Click Here for Drawing

It was obvious to NASA that there was a big gap of three to four years between the last Mercury flight and the first scheduled Apollo flight. There would therefore be no experience in the US in understanding the problems of orbital maneuvering, rendezvous, docking, lifting reentry, and extravehicular activity before the Apollo flights, which required all of these to be successfully accomplished to complete the lunar landing mission.

Gemini began as Mercury Mark II to fill this gap. The concept was to enlarge the Mercury capsule's basic design to accommodate two crew, provide it with orbital maneuvering capability, use existing boosters to launch it and an existing upper rocket stage as a docking target. While it superficially resembled Mercury, it was an entirely new spacecraft, although it had the same type of construction. It consisted of two sections; a manned capsule (reentry module) and an adapter section (consisting of retro and equipment modules). The former had the same truncated cone shape as Mercury, however, there was no escape tower; instead, the two astronauts had ejection seats. The forward end of the capsule was a cylinder designed for docking with another spacecraft. It contained the reentry parachute and had the attitude control thrusters for the capsule. Four solid propellant retrorockets were attached to the heat shield as they were with Mercury. The adapter section contained all equipment not required inside the manned capsule. Thus, it held the fuel cells for generating electricity and drinking water, oxygen tanks, attitude control thrusters, orbital maneuvering engines, propellant tanks for the thrusters, and reactant tanks for fuel cells. There also was room for experiment stowage.

Between March 1965 and November 1966 ten manned Gemini spacecraft were orbited. These missions gained experience in extended mission times; perfected and practiced orbital maneuvering, rendezvous, and docking techniques; and trained astronauts in extravehicular activity. By the end of the program, Gemini crews had totalled 40 days 9 hr 51 min in space; completed 604 Earth orbits; had performed five EVAs totalling 6 hr 2 min plus four stand-up EVAs totalling 6 hr 21 min; set a then endurance record of 13 days 18 hr 35 min; and set a then altitude record of 1,369 km.


First flight: 8-Apr-1964; first manned flight 23-Mar-1965 (Gemini 3)
Last flight: 11-Nov-1966 (Gemini 12)
Number of flights: 13 total; 10 manned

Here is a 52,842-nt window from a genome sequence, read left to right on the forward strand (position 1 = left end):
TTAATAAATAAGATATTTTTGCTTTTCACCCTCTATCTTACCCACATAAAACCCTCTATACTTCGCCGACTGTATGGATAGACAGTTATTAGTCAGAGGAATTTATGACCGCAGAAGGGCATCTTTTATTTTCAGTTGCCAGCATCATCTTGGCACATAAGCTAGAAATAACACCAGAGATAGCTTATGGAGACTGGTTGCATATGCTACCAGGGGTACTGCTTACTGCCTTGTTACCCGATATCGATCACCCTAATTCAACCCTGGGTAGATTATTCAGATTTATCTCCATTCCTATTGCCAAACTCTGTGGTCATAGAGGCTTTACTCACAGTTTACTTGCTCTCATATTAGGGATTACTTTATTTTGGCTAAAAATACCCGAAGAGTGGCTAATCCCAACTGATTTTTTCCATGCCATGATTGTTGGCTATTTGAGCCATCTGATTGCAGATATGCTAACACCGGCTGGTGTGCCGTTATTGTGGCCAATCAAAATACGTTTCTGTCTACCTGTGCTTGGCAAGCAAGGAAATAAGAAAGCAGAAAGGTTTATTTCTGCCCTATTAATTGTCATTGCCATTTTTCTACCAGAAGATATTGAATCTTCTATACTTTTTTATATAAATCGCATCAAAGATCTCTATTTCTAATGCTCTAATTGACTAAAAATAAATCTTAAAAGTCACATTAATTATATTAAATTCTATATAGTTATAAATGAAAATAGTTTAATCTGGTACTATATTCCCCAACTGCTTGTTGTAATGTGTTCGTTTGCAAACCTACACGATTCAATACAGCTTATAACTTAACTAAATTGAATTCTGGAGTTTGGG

Principal uses: manned earth orbit rendezvous, docking, EVA tests
Unit cost: $13.00 million
Crew size: 2
Overall length: 5.7 m
Maximum diameter: 3.05 m
Habitable volume: 2.55 m3
Launch mass: 3,851 kg
Propellant mass: 455 kg total
RCS total impulse: 1,168 kNs
Primary engine thrust: 710 N
Main engine propellant: NTO/MMH
Total spacecraft delta v: 323 m/s
Power: fuel cells/batteries; 155.0 kWh total

(Weights are not typical for every mission)

Crew size: 2
Length: 3.4 m
Maximum diameter: 2.3 m
Habitable volume: 2.55 m3
Total mass: 1,982 kg
(structure 638 kg; heat shield 144 kg; reaction control system 133 kg; recovery equipment 98 kg; navigation equipment 63 kg; telemetry equipment 51 kg; electrical equipment 126 kg; communications systems 26 kg; crew seats & provisions 426 kg; crew mass 144 kg; misc contingency 100 kg; propellant 33 kg)
Reaction control system
    thrusters: duplicate sets of 8 x 111 N thrusters
    propellant: NTO/MMH
    specific impulse: 283 s
    total impulse: 90 kNs
L/D hypersonic: 0.16
Power: batteries; 4.0 kWh, 180.0 Ah
Environment: pure oxygen at 340 mbar
Landing system: similar to Mercury, except no landing bag. Main parachute 25.6 m diameter ringsail. Original landing mode called for deployment of a inflated Rogallo wing with a piloted landing on skids at Edwards Dry Lake. The wing could not be made to deploy reliably before flights began, so the capsule made a parachute-borne water landing

Length: 0.9 m
Maximum diameter: 2.6 m
Total mass: 591 kg
(structure 160 kg; reaction control system 200 kg; maneuvering system 131 kg)
Propellant mass: 100 kg
Reaction control system
    thrusters: 6 x 400 N + 2 x 400 N deceleration thrusters
    propellant: NTO/MMH
    specific impulse: 273 s
    total impulse: see equipment module
    thrust: 4 x 11.12 kN
    propellant: solid
    specific impulse: 255 s
    delta v: 101 m/s

Length: 1.4 m
Maximum diameter: 3.05 m
Total mass: 1,278 kg
(structure 250 kg; reaction control system 60 kg; telemetry equipment 40 kg; electrical equipment 294 kg; misc contingency 75 kg; environmental control system 117 kg; maneuvering system 120 kg)
Propellant mass: 322 kg
Reaction control system
    thrusters: 8 x 111 N
    propellant: NTO/MMH
    specific impulse: 288 s
    total impulse: 1,078 kNs
Maneuver system
    thrust: 710 N
    propellant: NTO/MMH
    specific impulse: 273 s
    delta v: 222 m/s
Power: fuel cells; 151.0 kWh total, 2.16 kW average

Rocket & Space Technology